One cannot win at combat of this nature without armour, unless armour is not the point. One cannot win at combat of this nature with a slingshot, unless weaponry is not the point. One cannot win at combat of this nature by charging in with reckless abandon, unless strategy is not the point.


            David understood that his success was due to the fact that the Lord of Hosts was on his side.


            And what shall we take from this account? Surely, the story of David and Goliath was not added to the canon of Scripture in order to merely entertain us, but is there in order to strengthen our faith.


            The lessons of faith in this passage are myriad, but let me leave you with two of them. Look, first of all, at the goal of David’s faith. The goal of David’s faith is the honour of God. David’s objection is that an “uncircumcised Philistine” has been “taunting the armies of the living God”(1Sam.17:26). And when he threatens Goliath, David’s passion for God’s honour is revealed in his statement, “I will strike you down and (kill you) . . . that all the earth may know that there is a God in Israel”(1Sam.17:46).


            It is critical that we understand David’s primary motivation here. David’s motivation is neither malice nor pride. David is not attempting to boost his self-esteem by overcoming a giant in battle. David’s singular concern is for the reputation of his God.


            Jonathan Edwards teaches us much the same when he writes, “The exercise of true religion in Christians is summarily expressed by their glorifying God.”


            Is this true of us? Can we say that God’s honour is at the heart of our actions? When we discuss theology or religion with others, do we do it to demonstrate our own wisdom, or do we do it because of a passion for God’s glory?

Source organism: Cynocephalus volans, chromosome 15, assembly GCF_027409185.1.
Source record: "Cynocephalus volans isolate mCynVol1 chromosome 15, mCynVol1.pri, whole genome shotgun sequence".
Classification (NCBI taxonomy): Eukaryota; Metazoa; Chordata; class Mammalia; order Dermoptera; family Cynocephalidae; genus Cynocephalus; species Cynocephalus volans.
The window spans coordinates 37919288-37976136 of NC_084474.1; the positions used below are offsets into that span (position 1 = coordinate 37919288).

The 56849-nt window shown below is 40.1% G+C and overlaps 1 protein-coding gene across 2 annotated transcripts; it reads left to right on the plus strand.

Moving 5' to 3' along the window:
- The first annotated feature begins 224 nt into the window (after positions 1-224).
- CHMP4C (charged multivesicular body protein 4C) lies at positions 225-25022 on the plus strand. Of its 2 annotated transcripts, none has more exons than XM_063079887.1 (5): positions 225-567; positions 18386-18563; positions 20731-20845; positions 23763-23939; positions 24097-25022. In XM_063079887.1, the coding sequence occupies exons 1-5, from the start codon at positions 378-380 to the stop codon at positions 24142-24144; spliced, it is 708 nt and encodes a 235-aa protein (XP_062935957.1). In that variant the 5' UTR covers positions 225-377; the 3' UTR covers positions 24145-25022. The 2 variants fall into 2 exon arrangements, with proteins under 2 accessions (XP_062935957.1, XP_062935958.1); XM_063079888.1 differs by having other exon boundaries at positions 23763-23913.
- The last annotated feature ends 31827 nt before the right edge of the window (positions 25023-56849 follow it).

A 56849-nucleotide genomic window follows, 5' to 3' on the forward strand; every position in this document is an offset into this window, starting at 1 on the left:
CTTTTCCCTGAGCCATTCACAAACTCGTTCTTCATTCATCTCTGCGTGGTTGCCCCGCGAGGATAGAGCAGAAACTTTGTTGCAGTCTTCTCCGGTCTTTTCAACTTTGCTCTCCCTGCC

When we attend a committee meeting in the church, do we make recommendations according to what will honour Christ, or do we make recommendations in accordance with our personal taste?


            Young David teaches us something that we must be careful to apply: the goal of our faith must be God’s honour. Every recommendation we make, every act of service we perform, must be done for Jesus’ sake.


            The second lesson of faith in this text concerns the growth of faith. Presumably, we come to worship with a two-pronged motivation: we want to see God glorified, and we want to see our faith in Him strengthened. And from the example of David we learn that faith grows, not when we look at the obstacle, but when we look at our Saviour.


            It did not matter how big or how tall, Goliath was—David did not consider the strength of Goliath, he considered only the strength of his Lord.


            Friends, there are countless ways we can apply this. I have seen churches become paralyzed by financial obstacles. How does this happen? It happens when churches focus on the obstacle instead of the Lord.


            I have seen churches become paralyzed by fear of change. Subsequently, fear of change becomes an obstacle to progressing in ministry. But again, what does this demonstrate? It demonstrates that our eyes are not on the Lord, but on the obstacle.


            We have much to learn from David; we have much to learn from his battle against Goliath.


            We have learned that we must make God’s honour the goal of everything we do.


            We have learned that we must not look at the obstacle, but at our Saviour.


            We have learned that the only armour that matters is God’s armour. He must be our strength and shield. If He is, then there is no obstacle too big for us to overcome. And we will overcome, if our goal is the glory of God. Friends, make this your goal, for Jesus’ sake. Amen.